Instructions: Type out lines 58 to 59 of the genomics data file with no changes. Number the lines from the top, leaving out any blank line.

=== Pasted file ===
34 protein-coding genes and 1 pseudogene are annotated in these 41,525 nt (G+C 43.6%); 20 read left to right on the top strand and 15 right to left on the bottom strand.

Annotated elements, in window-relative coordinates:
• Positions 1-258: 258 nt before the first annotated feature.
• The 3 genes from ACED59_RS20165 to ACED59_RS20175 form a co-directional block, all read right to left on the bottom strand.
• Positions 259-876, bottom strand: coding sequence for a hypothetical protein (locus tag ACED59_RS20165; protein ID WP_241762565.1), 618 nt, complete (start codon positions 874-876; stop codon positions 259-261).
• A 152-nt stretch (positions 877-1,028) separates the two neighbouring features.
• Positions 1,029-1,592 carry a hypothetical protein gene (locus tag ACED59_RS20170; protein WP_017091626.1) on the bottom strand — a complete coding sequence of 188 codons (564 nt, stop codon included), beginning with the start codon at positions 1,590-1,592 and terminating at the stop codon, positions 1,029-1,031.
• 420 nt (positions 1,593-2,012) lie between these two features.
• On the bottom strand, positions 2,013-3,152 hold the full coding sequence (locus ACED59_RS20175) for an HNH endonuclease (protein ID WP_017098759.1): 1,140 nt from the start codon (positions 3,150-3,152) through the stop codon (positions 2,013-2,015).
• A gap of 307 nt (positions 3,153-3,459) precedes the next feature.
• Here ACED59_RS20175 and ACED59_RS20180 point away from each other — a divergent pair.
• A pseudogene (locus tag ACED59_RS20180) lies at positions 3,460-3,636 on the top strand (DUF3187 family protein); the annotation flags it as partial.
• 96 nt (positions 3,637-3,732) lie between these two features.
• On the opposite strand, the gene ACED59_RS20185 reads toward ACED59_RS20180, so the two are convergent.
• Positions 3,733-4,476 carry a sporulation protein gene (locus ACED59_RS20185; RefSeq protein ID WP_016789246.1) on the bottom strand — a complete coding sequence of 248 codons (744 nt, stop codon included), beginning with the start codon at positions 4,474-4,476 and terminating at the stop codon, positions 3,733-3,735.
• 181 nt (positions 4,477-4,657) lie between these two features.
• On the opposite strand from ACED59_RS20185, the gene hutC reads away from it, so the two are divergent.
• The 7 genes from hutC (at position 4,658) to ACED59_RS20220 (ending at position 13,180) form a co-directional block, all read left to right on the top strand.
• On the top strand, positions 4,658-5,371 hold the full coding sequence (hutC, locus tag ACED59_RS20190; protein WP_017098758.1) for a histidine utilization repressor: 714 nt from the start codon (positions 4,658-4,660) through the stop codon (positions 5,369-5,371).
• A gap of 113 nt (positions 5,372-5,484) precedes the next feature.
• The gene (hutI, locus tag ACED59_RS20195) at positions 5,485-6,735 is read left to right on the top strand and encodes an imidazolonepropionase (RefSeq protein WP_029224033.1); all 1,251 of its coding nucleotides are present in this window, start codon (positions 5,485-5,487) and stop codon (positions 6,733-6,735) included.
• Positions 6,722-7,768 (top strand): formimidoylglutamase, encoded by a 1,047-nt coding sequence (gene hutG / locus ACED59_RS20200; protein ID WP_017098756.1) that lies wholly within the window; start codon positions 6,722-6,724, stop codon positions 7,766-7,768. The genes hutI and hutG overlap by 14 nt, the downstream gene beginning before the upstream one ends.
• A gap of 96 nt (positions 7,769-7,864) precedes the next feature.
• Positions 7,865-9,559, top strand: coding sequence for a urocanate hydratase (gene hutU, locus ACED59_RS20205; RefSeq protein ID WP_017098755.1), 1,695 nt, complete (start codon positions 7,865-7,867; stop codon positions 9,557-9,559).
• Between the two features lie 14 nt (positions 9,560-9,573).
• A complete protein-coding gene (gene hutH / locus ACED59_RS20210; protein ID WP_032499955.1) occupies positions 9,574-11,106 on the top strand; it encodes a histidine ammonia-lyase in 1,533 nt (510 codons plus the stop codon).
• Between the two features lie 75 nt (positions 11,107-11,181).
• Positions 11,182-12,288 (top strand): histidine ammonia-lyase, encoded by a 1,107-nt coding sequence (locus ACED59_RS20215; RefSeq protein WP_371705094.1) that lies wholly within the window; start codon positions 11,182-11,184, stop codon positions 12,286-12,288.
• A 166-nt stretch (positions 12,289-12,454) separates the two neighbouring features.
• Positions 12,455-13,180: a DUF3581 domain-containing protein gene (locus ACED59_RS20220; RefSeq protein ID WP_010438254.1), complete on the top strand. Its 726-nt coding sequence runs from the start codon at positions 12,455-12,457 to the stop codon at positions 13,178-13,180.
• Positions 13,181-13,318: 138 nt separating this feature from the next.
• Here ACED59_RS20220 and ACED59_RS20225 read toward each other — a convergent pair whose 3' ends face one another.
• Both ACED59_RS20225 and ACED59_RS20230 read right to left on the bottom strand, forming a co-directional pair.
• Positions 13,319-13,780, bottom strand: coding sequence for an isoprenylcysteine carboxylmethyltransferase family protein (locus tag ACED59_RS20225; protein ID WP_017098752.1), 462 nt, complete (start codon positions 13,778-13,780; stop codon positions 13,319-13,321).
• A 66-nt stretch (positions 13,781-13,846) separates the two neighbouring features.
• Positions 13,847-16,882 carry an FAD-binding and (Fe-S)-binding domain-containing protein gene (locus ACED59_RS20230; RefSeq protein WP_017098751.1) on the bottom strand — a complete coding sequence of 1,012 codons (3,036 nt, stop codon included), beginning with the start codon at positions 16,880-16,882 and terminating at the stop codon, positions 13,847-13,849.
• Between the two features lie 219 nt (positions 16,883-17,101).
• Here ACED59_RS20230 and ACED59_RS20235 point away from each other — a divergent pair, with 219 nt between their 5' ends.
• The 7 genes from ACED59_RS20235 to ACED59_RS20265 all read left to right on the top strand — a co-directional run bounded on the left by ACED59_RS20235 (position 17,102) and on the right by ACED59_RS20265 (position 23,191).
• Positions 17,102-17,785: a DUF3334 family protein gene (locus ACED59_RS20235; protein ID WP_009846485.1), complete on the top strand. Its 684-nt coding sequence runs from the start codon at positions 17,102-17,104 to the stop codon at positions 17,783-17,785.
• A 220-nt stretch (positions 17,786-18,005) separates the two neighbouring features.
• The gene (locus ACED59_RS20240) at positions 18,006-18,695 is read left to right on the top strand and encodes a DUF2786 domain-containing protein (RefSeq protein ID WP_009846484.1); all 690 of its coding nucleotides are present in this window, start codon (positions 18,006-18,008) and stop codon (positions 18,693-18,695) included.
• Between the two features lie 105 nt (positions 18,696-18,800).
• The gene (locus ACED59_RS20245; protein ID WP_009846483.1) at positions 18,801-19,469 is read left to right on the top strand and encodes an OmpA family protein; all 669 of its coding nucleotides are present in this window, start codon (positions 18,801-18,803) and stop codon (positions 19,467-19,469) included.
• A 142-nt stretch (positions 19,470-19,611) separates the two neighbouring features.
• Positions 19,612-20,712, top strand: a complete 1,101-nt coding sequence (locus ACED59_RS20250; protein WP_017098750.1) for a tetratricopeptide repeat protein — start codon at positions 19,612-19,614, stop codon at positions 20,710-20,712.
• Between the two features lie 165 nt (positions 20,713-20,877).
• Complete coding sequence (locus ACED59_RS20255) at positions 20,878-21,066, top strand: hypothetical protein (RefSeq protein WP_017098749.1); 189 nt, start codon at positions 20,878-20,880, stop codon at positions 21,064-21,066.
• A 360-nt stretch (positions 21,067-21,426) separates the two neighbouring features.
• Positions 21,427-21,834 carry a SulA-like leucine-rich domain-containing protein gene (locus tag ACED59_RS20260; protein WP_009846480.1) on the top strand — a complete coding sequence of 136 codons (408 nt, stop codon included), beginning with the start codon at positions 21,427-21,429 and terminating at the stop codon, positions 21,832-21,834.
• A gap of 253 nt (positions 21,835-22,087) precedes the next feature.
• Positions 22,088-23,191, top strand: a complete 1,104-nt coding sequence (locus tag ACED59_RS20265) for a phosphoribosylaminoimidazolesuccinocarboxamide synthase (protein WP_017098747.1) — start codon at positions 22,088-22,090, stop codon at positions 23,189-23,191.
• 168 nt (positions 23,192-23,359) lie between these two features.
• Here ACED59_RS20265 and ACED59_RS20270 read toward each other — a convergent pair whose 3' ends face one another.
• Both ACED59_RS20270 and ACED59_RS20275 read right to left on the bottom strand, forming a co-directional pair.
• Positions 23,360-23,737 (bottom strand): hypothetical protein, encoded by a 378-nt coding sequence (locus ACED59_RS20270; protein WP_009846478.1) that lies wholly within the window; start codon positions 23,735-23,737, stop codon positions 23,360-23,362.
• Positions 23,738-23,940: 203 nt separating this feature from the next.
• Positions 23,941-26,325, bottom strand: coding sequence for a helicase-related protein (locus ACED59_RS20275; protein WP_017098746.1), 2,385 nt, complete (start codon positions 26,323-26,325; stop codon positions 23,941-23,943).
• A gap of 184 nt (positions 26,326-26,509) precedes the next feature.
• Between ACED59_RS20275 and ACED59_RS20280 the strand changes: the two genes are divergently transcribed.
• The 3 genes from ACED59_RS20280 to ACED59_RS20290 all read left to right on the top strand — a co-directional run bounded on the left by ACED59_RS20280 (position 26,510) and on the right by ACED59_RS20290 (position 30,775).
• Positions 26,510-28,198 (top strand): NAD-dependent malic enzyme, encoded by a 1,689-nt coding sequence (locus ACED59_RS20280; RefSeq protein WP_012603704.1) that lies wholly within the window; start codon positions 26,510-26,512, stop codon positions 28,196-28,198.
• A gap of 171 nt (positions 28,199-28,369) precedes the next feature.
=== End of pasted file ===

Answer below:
• Positions 23,941-26,325, bottom strand: coding sequence for a helicase-related protein (locus ACED59_RS20275; protein WP_017098746.1), 2,385 nt, complete (start codon positions 26,323-26,325; stop codon positions 23,941-23,943).
• A gap of 184 nt (positions 26,326-26,509) precedes the next feature.